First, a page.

A man who had been homeless on the streets of Sacramento, California, says he has the local NBA team to thank for his new career in construction, which has led to an already improved quality of life. Eric Martinez is one of the heavy equipment operators helping to build the new downtown arena for the Sacramento Kings.
As part of the construction, the team partnered with local leaders to promote careers in the building trades.
The team's Community Workforce Pipeline - a program launched earlier this year - is designed specifically to help those in need transition into construction careers. In a news release, the team said, "The Apprenticeship Program is an unprecedented collaboration of several organizations, including the Kings, Turner Construction, the Sacramento-Sierra Building Trades, the Sacramento Employment and Training Agency (SETA), the City of Sacramento, and the Community Workforce Pipeline member organizations: the Greater Sacramento Urban League, Sacramento Area Congregations Together (ACT), the Center for Employment Training (CET), Asian Resource Center and La Familia.”
“A lot of people are in need and I guess (the Kings) have seen that need and they came to the rescue, I guess you can say,” Martinez told Fox 40 Television. He can now afford a home, a new car and has recently married.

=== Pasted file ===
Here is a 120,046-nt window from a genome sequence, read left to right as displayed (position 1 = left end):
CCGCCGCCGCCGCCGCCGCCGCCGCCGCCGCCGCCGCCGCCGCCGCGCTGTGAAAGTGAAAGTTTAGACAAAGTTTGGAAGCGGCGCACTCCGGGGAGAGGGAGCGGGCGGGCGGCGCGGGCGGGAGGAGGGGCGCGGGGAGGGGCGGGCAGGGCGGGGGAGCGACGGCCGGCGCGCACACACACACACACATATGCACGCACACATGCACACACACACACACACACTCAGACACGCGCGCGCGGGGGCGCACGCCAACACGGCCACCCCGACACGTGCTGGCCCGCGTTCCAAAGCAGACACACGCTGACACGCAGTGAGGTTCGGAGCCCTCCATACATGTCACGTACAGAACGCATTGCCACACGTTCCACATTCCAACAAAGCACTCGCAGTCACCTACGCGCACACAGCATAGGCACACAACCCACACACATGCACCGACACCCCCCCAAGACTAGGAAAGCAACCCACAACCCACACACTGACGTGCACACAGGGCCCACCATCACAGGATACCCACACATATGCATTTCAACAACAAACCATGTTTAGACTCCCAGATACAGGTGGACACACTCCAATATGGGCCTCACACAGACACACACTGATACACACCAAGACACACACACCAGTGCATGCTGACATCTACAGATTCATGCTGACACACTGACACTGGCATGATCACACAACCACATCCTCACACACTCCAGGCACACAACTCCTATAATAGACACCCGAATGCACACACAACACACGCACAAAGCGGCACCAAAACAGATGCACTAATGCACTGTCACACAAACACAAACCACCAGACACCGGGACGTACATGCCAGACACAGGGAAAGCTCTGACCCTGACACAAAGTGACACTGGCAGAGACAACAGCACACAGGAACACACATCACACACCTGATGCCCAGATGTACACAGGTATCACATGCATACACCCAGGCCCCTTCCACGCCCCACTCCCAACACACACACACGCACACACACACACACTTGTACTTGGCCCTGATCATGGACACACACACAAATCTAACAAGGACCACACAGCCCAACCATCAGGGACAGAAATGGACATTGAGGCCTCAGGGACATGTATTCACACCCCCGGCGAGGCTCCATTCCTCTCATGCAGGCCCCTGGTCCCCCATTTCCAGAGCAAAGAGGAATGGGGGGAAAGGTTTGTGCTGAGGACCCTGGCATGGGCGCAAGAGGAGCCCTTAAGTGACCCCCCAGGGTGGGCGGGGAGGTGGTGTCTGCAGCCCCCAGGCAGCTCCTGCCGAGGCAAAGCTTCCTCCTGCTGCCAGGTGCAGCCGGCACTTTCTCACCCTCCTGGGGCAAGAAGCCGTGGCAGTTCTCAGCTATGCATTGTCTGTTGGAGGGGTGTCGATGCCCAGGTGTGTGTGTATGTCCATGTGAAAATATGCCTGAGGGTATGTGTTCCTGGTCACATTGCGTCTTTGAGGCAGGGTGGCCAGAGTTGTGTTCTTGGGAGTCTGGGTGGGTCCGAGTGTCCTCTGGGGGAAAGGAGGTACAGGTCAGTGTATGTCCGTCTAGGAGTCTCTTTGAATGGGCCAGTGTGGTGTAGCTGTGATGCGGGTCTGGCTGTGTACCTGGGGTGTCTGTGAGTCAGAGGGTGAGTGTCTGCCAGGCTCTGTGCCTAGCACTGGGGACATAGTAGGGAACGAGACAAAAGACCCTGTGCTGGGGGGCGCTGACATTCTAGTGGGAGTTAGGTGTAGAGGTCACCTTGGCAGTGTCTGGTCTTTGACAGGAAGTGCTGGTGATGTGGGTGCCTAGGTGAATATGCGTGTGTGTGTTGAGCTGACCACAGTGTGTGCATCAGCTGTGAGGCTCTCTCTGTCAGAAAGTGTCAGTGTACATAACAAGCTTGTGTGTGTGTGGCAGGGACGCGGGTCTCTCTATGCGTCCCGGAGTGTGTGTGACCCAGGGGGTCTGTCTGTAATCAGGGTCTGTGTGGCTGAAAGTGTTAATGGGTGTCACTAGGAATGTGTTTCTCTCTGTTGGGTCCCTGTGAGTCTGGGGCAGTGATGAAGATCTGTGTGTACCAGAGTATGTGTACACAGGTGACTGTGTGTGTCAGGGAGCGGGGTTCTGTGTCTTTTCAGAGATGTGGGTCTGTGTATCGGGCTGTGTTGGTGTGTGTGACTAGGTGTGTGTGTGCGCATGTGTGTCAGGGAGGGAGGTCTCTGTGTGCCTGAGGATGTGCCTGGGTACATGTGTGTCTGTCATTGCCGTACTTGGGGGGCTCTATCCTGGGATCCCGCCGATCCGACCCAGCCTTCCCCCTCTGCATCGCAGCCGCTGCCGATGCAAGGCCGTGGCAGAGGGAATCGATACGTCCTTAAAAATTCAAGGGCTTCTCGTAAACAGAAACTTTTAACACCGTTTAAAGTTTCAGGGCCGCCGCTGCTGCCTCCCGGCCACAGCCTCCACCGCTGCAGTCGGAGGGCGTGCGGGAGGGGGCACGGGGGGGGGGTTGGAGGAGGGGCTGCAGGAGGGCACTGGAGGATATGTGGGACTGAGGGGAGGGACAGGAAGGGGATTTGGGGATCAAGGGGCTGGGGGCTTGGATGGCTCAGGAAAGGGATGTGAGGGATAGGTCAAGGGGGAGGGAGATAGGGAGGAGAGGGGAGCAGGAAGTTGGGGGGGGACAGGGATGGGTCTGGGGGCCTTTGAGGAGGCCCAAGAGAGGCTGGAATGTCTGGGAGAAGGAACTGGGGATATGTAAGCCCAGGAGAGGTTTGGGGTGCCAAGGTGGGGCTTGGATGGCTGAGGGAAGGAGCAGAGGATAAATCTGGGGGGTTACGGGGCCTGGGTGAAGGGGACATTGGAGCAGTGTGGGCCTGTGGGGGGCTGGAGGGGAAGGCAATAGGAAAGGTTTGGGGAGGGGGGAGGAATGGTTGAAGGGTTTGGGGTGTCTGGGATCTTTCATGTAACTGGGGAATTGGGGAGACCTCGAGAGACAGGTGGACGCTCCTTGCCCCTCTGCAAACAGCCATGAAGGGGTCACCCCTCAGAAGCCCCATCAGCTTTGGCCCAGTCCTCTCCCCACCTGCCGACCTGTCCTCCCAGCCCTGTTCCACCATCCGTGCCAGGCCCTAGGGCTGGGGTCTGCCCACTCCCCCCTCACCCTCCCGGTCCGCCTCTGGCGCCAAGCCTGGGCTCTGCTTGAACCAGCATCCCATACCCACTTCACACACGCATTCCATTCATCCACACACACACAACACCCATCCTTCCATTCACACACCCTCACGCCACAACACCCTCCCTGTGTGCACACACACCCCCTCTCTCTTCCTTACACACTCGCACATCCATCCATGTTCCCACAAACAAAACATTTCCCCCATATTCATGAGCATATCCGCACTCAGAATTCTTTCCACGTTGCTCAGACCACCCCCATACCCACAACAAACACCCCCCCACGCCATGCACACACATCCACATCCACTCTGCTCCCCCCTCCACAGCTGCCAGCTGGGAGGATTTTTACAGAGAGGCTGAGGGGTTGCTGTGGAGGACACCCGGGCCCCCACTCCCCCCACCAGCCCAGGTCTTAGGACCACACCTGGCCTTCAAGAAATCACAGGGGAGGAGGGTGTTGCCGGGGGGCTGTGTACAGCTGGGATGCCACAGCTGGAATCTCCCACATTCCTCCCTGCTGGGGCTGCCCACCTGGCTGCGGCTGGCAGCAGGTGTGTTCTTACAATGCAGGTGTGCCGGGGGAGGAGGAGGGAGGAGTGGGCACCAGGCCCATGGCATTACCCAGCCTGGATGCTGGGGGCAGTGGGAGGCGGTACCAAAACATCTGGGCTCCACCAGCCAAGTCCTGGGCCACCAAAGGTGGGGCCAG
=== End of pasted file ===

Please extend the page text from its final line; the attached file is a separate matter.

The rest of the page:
When the Workforce Pipeline was first announced, Sacramento Mayor Kevin John was hopeful that we'd all see the kinds of stories now playing out for Martinez and others in his situation.
“I am thrilled to see the Kings launching this important program,” Johnson said. “The Entertainment and Sports center has always been, first and foremost, about creating jobs for our community. We will succeed when the ESC transforms not only our downtown, but also the lives of those in Sacramento most in need of economic opportunity. The Priority Apprenticeship Program is a major step towards honoring both commitments.”
“Today is a great example of why this project is bigger than basketball. We are honored to be in a position to provide what could become a once-in-a-lifetime opportunity for deserving individuals to launch a new career and pathway to the middle class,” said Kings President Chris Granger.
Martinez, by the way, said he wants to pursue a career as an architect in the future.